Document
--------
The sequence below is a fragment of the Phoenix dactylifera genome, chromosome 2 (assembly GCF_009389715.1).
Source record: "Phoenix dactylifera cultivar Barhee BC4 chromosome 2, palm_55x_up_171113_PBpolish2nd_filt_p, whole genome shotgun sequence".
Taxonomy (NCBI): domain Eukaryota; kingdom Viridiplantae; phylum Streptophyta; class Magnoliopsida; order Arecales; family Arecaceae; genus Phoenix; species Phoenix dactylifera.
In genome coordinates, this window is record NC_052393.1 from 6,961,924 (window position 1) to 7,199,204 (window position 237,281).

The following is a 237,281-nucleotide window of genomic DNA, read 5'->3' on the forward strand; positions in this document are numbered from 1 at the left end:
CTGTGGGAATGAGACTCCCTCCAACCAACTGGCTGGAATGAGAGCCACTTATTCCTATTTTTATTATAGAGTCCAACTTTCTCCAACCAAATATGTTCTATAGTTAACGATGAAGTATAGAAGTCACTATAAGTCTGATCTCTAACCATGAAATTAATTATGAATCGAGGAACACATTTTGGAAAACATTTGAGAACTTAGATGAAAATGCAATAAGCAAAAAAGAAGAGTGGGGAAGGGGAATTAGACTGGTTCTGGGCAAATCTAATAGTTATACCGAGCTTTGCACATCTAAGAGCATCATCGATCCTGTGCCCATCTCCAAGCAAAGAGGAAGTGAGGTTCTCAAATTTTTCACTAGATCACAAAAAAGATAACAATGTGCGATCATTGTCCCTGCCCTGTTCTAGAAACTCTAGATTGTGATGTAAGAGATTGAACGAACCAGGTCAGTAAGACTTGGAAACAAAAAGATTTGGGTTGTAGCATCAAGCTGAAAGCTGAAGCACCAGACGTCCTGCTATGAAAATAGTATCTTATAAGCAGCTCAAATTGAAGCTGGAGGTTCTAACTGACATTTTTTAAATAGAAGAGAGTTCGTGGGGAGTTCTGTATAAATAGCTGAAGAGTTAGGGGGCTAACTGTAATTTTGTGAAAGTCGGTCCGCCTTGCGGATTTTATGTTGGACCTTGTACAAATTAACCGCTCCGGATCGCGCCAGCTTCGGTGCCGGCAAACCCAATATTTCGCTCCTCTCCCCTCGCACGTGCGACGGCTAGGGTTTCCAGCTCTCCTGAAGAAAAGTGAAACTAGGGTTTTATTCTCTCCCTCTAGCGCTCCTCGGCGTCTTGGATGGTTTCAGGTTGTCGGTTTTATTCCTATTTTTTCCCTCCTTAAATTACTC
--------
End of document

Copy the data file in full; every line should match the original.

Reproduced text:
The sequence below is a fragment of the Phoenix dactylifera genome, chromosome 2 (assembly GCF_009389715.1).
Source record: "Phoenix dactylifera cultivar Barhee BC4 chromosome 2, palm_55x_up_171113_PBpolish2nd_filt_p, whole genome shotgun sequence".
Taxonomy (NCBI): domain Eukaryota; kingdom Viridiplantae; phylum Streptophyta; class Magnoliopsida; order Arecales; family Arecaceae; genus Phoenix; species Phoenix dactylifera.
In genome coordinates, this window is record NC_052393.1 from 6,961,924 (window position 1) to 7,199,204 (window position 237,281).

The following is a 237,281-nucleotide window of genomic DNA, read 5'->3' on the forward strand; positions in this document are numbered from 1 at the left end:
CTGTGGGAATGAGACTCCCTCCAACCAACTGGCTGGAATGAGAGCCACTTATTCCTATTTTTATTATAGAGTCCAACTTTCTCCAACCAAATATGTTCTATAGTTAACGATGAAGTATAGAAGTCACTATAAGTCTGATCTCTAACCATGAAATTAATTATGAATCGAGGAACACATTTTGGAAAACATTTGAGAACTTAGATGAAAATGCAATAAGCAAAAAAGAAGAGTGGGGAAGGGGAATTAGACTGGTTCTGGGCAAATCTAATAGTTATACCGAGCTTTGCACATCTAAGAGCATCATCGATCCTGTGCCCATCTCCAAGCAAAGAGGAAGTGAGGTTCTCAAATTTTTCACTAGATCACAAAAAAGATAACAATGTGCGATCATTGTCCCTGCCCTGTTCTAGAAACTCTAGATTGTGATGTAAGAGATTGAACGAACCAGGTCAGTAAGACTTGGAAACAAAAAGATTTGGGTTGTAGCATCAAGCTGAAAGCTGAAGCACCAGACGTCCTGCTATGAAAATAGTATCTTATAAGCAGCTCAAATTGAAGCTGGAGGTTCTAACTGACATTTTTTAAATAGAAGAGAGTTCGTGGGGAGTTCTGTATAAATAGCTGAAGAGTTAGGGGGCTAACTGTAATTTTGTGAAAGTCGGTCCGCCTTGCGGATTTTATGTTGGACCTTGTACAAATTAACCGCTCCGGATCGCGCCAGCTTCGGTGCCGGCAAACCCAATATTTCGCTCCTCTCCCCTCGCACGTGCGACGGCTAGGGTTTCCAGCTCTCCTGAAGAAAAGTGAAACTAGGGTTTTATTCTCTCCCTCTAGCGCTCCTCGGCGTCTTGGATGGTTTCAGGTTGTCGGTTTTATTCCTATTTTTTCCCTCCTTAAATTACTC